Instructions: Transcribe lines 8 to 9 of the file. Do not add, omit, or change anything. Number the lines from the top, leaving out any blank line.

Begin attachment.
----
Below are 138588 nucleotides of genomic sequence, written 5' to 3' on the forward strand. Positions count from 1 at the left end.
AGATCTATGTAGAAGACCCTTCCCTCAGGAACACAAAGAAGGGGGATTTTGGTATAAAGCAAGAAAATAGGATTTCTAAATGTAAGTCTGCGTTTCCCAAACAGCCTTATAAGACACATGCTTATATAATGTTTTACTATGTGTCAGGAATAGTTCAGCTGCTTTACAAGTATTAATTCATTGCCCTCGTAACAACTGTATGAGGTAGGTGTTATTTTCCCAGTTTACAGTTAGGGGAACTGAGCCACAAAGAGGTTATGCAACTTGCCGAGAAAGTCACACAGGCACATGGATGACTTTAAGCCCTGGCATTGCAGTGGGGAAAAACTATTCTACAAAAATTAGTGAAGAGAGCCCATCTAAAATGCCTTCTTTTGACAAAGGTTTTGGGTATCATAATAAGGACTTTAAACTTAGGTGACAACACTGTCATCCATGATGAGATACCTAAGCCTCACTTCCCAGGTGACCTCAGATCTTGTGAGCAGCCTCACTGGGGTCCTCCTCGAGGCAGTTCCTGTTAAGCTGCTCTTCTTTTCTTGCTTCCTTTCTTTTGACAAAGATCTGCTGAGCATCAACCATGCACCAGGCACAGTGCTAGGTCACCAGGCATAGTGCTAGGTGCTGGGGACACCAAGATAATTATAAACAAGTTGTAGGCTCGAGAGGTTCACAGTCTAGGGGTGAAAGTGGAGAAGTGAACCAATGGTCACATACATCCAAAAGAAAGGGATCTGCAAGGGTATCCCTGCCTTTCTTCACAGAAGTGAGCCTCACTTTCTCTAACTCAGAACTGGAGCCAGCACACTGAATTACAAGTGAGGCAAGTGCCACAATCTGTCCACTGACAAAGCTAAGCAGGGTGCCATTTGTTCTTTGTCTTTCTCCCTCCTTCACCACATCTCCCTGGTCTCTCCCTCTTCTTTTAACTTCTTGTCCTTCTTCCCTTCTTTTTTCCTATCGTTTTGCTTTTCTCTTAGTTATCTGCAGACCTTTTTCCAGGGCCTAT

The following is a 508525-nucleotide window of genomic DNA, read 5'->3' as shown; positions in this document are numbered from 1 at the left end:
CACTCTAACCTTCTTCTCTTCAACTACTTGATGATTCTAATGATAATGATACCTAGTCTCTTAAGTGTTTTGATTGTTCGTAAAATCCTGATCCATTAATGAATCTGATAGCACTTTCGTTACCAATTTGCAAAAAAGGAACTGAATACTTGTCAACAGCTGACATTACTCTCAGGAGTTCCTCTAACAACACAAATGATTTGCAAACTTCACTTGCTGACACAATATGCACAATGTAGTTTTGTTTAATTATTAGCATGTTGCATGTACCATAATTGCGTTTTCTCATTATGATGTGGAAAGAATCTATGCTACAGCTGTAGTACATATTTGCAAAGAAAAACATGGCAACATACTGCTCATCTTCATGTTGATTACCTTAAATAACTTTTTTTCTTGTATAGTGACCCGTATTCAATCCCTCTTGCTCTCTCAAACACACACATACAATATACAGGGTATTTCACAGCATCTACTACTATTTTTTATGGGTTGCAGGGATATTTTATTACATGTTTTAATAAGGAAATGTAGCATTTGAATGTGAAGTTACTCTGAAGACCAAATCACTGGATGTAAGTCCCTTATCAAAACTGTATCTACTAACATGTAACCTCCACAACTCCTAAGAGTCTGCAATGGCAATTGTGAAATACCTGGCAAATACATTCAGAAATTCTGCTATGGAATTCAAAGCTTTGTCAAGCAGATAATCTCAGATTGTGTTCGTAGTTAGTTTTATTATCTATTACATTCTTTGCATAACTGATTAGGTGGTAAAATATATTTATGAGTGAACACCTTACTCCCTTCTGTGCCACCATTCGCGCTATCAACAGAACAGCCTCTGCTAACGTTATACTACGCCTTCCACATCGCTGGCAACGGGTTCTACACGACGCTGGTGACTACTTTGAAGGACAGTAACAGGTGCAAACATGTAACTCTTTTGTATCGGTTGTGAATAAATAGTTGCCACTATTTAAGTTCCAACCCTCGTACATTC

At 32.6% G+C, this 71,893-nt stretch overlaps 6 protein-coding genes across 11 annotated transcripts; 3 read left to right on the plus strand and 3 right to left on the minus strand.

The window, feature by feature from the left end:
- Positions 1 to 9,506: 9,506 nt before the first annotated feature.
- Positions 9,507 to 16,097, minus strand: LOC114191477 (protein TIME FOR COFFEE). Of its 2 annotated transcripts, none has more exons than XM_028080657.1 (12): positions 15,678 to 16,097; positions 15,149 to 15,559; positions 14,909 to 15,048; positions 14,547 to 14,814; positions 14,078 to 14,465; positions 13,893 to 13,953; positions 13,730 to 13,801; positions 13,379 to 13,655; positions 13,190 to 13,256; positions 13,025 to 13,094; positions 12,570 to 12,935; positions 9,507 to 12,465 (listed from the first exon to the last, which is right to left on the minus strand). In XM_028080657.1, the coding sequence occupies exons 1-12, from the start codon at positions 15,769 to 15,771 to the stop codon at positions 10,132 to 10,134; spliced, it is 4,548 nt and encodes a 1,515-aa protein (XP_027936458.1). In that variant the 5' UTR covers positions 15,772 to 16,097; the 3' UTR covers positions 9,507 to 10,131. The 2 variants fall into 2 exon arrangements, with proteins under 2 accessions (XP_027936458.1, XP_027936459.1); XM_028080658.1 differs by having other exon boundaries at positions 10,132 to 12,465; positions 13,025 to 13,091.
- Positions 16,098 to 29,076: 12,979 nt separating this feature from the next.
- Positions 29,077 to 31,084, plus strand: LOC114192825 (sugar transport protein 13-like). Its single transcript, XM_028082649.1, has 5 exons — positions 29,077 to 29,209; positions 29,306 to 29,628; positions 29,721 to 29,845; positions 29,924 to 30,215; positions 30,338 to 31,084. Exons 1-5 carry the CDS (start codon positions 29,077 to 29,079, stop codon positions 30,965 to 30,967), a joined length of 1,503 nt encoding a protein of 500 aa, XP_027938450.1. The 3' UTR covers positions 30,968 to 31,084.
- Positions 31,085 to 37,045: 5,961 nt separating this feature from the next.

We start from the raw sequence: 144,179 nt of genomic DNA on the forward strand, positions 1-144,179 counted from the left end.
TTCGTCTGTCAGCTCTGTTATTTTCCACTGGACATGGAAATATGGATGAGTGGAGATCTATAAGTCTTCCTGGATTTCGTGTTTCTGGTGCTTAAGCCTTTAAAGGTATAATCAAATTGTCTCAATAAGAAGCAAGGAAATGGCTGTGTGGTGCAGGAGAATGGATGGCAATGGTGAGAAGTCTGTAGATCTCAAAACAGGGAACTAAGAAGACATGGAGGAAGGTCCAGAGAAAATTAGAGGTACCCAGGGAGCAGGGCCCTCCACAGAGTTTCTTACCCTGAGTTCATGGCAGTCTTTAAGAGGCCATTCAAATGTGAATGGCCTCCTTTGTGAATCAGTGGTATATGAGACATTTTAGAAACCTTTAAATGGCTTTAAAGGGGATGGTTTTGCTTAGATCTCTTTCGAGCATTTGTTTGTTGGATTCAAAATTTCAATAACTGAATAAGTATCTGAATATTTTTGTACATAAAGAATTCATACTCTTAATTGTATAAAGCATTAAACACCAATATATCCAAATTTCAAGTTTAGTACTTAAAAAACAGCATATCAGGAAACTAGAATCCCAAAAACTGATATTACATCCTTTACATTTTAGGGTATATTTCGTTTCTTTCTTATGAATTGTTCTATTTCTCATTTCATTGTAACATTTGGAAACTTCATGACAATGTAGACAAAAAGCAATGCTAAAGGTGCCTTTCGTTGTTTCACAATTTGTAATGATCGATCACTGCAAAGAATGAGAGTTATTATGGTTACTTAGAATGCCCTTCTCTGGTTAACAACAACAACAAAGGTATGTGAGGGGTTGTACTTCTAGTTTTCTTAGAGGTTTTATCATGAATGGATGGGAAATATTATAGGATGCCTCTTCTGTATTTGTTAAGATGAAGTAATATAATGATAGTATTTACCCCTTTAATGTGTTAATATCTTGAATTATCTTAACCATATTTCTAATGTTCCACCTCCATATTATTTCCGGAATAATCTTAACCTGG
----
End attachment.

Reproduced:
- Positions 9,507 to 16,097, minus strand: LOC114191477 (protein TIME FOR COFFEE). Of its 2 annotated transcripts, none has more exons than XM_028080657.1 (12): positions 15,678 to 16,097; positions 15,149 to 15,559; positions 14,909 to 15,048; positions 14,547 to 14,814; positions 14,078 to 14,465; positions 13,893 to 13,953; positions 13,730 to 13,801; positions 13,379 to 13,655; positions 13,190 to 13,256; positions 13,025 to 13,094; positions 12,570 to 12,935; positions 9,507 to 12,465 (listed from the first exon to the last, which is right to left on the minus strand). In XM_028080657.1, the coding sequence occupies exons 1-12, from the start codon at positions 15,769 to 15,771 to the stop codon at positions 10,132 to 10,134; spliced, it is 4,548 nt and encodes a 1,515-aa protein (XP_027936458.1). In that variant the 5' UTR covers positions 15,772 to 16,097; the 3' UTR covers positions 9,507 to 10,131. The 2 variants fall into 2 exon arrangements, with proteins under 2 accessions (XP_027936458.1, XP_027936459.1); XM_028080658.1 differs by having other exon boundaries at positions 10,132 to 12,465; positions 13,025 to 13,091.
- Positions 16,098 to 29,076: 12,979 nt separating this feature from the next.